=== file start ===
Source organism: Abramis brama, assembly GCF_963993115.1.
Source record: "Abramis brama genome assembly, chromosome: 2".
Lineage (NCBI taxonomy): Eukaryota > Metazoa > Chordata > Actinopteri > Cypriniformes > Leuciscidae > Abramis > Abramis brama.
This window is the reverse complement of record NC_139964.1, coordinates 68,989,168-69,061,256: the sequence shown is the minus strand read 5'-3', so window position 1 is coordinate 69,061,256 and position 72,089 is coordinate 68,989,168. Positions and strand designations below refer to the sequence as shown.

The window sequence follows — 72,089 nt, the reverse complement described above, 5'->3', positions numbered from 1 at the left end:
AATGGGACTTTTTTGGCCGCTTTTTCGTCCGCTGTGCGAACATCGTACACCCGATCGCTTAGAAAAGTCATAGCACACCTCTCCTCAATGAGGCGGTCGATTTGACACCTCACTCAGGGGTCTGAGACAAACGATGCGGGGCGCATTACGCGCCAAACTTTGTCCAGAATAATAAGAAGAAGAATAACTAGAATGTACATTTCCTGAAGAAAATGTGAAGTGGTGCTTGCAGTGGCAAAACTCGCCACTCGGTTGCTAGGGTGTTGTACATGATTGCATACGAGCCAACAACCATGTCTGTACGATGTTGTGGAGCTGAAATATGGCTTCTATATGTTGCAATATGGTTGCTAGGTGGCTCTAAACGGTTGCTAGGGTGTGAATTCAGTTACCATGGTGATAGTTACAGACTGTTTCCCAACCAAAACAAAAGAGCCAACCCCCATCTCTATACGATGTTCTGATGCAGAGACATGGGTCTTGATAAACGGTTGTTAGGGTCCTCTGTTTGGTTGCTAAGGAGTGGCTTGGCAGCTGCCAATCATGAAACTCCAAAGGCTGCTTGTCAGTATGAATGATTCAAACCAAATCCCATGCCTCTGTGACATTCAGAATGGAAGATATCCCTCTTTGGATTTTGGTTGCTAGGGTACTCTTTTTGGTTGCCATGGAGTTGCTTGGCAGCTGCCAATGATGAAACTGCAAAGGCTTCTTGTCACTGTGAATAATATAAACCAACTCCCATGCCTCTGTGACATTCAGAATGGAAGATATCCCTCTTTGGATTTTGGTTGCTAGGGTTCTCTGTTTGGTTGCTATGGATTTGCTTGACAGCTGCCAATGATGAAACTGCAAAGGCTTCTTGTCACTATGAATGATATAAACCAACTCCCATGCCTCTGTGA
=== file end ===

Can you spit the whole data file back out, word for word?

Source organism: Abramis brama, assembly GCF_963993115.1.
Source record: "Abramis brama genome assembly, chromosome: 2".
Lineage (NCBI taxonomy): Eukaryota > Metazoa > Chordata > Actinopteri > Cypriniformes > Leuciscidae > Abramis > Abramis brama.
This window is the reverse complement of record NC_139964.1, coordinates 68,989,168-69,061,256: the sequence shown is the minus strand read 5'-3', so window position 1 is coordinate 69,061,256 and position 72,089 is coordinate 68,989,168. Positions and strand designations below refer to the sequence as shown.

The window sequence follows — 72,089 nt, the reverse complement described above, 5'->3', positions numbered from 1 at the left end:
AATGGGACTTTTTTGGCCGCTTTTTCGTCCGCTGTGCGAACATCGTACACCCGATCGCTTAGAAAAGTCATAGCACACCTCTCCTCAATGAGGCGGTCGATTTGACACCTCACTCAGGGGTCTGAGACAAACGATGCGGGGCGCATTACGCGCCAAACTTTGTCCAGAATAATAAGAAGAAGAATAACTAGAATGTACATTTCCTGAAGAAAATGTGAAGTGGTGCTTGCAGTGGCAAAACTCGCCACTCGGTTGCTAGGGTGTTGTACATGATTGCATACGAGCCAACAACCATGTCTGTACGATGTTGTGGAGCTGAAATATGGCTTCTATATGTTGCAATATGGTTGCTAGGTGGCTCTAAACGGTTGCTAGGGTGTGAATTCAGTTACCATGGTGATAGTTACAGACTGTTTCCCAACCAAAACAAAAGAGCCAACCCCCATCTCTATACGATGTTCTGATGCAGAGACATGGGTCTTGATAAACGGTTGTTAGGGTCCTCTGTTTGGTTGCTAAGGAGTGGCTTGGCAGCTGCCAATCATGAAACTCCAAAGGCTGCTTGTCAGTATGAATGATTCAAACCAAATCCCATGCCTCTGTGACATTCAGAATGGAAGATATCCCTCTTTGGATTTTGGTTGCTAGGGTACTCTTTTTGGTTGCCATGGAGTTGCTTGGCAGCTGCCAATGATGAAACTGCAAAGGCTTCTTGTCACTGTGAATAATATAAACCAACTCCCATGCCTCTGTGACATTCAGAATGGAAGATATCCCTCTTTGGATTTTGGTTGCTAGGGTTCTCTGTTTGGTTGCTATGGATTTGCTTGACAGCTGCCAATGATGAAACTGCAAAGGCTTCTTGTCACTATGAATGATATAAACCAACTCCCATGCCTCTGTGA